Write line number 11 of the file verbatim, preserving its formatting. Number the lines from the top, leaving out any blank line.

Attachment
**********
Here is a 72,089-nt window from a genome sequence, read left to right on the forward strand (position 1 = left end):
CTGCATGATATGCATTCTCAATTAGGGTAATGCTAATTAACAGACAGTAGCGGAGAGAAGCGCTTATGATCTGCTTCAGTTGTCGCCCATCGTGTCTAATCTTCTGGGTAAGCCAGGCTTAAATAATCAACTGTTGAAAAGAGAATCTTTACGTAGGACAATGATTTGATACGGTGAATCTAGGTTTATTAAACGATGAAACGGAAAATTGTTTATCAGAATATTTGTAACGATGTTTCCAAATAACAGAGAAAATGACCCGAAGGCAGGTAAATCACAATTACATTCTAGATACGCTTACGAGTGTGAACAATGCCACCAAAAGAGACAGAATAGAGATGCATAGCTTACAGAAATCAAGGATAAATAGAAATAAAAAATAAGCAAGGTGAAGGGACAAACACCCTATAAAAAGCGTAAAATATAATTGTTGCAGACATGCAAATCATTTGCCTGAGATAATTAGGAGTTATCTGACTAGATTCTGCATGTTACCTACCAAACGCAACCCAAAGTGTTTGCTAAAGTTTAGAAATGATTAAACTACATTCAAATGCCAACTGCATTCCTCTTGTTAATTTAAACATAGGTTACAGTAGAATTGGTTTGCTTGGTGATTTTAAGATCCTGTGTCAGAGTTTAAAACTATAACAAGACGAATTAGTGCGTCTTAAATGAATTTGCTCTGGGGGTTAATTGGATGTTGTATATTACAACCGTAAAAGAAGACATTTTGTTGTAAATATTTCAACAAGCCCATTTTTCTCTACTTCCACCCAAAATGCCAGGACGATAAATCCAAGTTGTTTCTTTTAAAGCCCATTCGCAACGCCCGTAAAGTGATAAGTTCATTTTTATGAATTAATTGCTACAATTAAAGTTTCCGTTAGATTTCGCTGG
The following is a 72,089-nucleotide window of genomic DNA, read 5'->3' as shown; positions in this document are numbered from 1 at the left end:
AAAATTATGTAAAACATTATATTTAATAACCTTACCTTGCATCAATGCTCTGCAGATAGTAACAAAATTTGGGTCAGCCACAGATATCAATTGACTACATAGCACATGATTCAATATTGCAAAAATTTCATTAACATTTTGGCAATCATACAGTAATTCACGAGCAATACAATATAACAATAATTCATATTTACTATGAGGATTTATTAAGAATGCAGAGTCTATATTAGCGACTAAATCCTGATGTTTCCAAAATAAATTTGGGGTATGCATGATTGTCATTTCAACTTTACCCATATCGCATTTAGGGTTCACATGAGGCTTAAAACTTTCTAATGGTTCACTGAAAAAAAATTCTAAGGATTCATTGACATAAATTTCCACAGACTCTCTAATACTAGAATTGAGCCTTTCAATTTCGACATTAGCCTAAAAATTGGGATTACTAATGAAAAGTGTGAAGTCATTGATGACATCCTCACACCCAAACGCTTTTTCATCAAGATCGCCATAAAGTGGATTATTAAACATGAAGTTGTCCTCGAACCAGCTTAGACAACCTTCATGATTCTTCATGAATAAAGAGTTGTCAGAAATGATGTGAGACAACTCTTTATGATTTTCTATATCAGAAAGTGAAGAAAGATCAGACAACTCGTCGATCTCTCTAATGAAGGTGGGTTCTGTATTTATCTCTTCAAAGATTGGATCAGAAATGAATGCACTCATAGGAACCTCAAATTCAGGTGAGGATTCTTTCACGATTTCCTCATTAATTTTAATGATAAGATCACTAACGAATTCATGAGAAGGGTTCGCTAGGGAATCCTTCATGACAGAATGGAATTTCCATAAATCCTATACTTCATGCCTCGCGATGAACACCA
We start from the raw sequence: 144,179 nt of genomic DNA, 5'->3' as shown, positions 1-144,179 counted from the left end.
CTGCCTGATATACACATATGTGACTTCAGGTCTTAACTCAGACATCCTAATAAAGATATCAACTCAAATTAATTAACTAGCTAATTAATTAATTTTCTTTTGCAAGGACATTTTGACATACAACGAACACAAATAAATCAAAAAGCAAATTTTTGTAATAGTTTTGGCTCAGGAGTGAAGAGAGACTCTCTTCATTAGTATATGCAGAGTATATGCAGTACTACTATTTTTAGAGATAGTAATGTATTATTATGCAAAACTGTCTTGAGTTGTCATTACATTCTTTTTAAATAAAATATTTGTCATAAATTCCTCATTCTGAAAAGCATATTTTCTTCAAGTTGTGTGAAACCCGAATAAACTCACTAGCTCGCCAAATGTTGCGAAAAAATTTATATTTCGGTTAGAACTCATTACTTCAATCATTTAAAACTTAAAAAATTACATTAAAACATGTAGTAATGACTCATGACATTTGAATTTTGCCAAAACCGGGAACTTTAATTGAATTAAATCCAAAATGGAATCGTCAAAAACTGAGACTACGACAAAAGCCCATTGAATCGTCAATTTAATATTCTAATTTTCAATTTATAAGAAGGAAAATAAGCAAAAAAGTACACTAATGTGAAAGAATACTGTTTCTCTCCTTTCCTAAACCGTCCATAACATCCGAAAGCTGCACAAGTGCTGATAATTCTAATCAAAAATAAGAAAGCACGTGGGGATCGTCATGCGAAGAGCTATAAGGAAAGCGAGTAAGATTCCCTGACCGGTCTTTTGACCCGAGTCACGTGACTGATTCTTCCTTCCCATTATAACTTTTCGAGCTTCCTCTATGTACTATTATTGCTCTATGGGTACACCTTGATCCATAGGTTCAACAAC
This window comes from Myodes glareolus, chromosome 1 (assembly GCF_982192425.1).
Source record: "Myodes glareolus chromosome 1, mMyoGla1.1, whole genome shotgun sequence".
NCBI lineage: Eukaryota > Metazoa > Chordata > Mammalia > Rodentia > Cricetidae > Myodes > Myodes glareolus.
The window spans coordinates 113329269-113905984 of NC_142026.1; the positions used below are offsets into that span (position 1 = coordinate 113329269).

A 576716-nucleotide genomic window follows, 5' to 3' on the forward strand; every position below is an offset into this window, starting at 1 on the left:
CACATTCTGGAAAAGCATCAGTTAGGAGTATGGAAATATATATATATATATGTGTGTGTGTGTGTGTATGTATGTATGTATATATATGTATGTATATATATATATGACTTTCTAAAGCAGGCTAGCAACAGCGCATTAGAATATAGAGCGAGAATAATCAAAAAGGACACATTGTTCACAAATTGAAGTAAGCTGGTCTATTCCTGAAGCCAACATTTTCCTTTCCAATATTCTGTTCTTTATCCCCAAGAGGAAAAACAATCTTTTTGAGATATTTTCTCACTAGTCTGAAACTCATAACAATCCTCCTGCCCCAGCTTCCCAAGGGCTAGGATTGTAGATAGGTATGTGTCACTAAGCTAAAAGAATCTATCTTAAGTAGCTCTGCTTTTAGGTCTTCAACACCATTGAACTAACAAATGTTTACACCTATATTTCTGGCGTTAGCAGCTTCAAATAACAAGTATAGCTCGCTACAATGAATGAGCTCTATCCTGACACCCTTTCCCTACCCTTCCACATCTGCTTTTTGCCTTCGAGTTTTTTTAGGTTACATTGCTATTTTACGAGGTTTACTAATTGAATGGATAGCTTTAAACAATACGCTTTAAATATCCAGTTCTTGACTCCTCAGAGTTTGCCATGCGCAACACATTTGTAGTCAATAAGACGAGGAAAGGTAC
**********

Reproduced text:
A 576716-nucleotide genomic window follows, 5' to 3' on the forward strand; every position below is an offset into this window, starting at 1 on the left: